Comments

Mal_ANA_YN

Level 5

Well done indeed. A great explanation of the system and process. The cent and the nickel are worth saving!!!!

Mike

Level 7

Great job. People don't understand that the Treasury Department runs the mints and prices the coins. The Kennedy's are the fifth highest collected coin. If you want one you have to buy it in a set or from the mint sets. They still !Take silver proofs since the 1990's. So there are four Kennedy's A year. P&D proof and the silver proof. My book is up to date. Great blog my friend!!

slybluenote

Level 5

Just read an article in CoinWorld this morning about the Kennedy half. I can’t remember how many, but it was in the millions that were put into circulation in 2019. As usual, well researched, and well written blog my friend! Thanks for sharing!

coinsbygary

Level 5

I learned some things I didn't know. Thank you for your well-written and informative blog. I liken this blog to "insider baseball." Something most people don't know and don't think about when they spend their coin and paper money.

Kepi

Level 6

Great blog! Enjoyed it very much! I would never rely on electronic "money"... Always carry some cash... cash talks ; )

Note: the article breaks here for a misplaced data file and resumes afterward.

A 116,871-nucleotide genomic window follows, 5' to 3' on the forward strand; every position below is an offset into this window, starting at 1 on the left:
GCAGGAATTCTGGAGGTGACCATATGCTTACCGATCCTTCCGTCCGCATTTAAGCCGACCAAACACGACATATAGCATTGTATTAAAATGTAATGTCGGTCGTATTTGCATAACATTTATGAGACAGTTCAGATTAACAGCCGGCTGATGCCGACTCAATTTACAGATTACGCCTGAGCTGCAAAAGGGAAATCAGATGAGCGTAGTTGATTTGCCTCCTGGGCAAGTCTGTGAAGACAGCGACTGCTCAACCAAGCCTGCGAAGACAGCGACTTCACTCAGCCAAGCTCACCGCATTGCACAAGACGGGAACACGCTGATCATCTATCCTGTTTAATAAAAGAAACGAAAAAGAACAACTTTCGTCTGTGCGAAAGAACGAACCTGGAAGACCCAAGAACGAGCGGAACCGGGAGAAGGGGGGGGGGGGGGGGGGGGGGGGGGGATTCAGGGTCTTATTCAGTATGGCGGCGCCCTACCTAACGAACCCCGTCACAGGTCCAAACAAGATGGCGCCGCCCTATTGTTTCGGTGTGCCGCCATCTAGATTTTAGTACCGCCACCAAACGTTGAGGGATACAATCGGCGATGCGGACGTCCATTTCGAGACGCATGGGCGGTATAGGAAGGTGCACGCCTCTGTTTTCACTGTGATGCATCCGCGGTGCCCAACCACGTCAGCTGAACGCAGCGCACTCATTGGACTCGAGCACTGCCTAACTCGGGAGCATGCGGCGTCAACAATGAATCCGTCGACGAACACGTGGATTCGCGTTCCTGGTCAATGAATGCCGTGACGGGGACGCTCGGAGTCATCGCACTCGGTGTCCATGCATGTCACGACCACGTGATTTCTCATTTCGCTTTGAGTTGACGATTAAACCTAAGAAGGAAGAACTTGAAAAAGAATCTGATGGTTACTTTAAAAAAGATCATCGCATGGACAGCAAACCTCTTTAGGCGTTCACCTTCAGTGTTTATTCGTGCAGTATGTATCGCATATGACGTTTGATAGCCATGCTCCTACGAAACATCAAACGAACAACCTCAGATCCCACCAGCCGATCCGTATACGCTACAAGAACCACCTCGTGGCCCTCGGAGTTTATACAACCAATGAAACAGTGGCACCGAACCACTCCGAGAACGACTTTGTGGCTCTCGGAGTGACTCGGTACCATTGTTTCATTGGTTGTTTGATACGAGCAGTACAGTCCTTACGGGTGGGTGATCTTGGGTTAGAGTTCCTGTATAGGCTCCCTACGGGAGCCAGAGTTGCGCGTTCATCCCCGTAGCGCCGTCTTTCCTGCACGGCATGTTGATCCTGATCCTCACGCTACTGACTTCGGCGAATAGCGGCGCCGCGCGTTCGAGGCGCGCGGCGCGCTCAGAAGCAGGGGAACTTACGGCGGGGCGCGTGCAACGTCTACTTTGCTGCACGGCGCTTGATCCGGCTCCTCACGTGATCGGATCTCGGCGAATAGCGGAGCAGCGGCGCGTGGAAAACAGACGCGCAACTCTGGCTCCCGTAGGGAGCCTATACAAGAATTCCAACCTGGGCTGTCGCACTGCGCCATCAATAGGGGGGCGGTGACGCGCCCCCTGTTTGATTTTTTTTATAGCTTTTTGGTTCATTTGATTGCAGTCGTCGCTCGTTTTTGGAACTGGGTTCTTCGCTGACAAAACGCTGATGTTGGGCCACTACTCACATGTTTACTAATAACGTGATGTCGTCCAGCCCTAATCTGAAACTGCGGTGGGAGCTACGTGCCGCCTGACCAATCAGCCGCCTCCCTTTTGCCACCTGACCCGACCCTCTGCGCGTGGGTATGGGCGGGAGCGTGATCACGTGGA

Doug S.

Level 4

Well written and interesting ! Regards Doug

$tarCollector

Level 4

Interesting blog, my friend. That is very strange about the Kennedys.

I. R. Bama

Level 5

Recent events inform me that the last thing I would ever put money into is crypto. Way too many ways for that to go sideways, even more so than the bank. What if your government doesn't want you to have it, like our friends in Canada You can argue that you have the same risk at the bank. I'd largely agree with that. But perhaps my money would be better in a community bank

CheerioCoins

Level 5

I knew some of this but also learned something! Again, a great blog. Thanks for sharing your numismatic knowledge with us!

AC coin$

Level 6

Such a great deal of information and a nice blog, instructive and descriptive for many of those who have taken this path of collectors. I've never agreed with non-physical cash because of your narrative and the many failures of electronic systems. Your words conveyed new instructions and an admirable experience.

Longstrider

Level 6

This is one of the best explanation of how all the steps in getting me my change. Thanks for that. As far as a cashless society, let me tell a little story that I witnessed just yesterday. Two women were at the checkout to pay for their to-go breakfasts. Came to around fifty bucks. So they got ready to tap their smart phone to pay. This place does accept that payment method. Oh no, So Sorry. Our computer is down you will have to pay cash. We don't have any cash on us. End of story. I have witnessed this type of thing several times. Best example being what used to be called food stamps. All electronic now. Doesn't work a lot out here for a variety of reasons. Nice idea but it's not so good in reality. Thanks!.

Long Beard

Level 5

That same thing happened to me at a gas pump some hundred miles from home due to my bank running maintenance of their system. A Saturday, and good thing I had cash.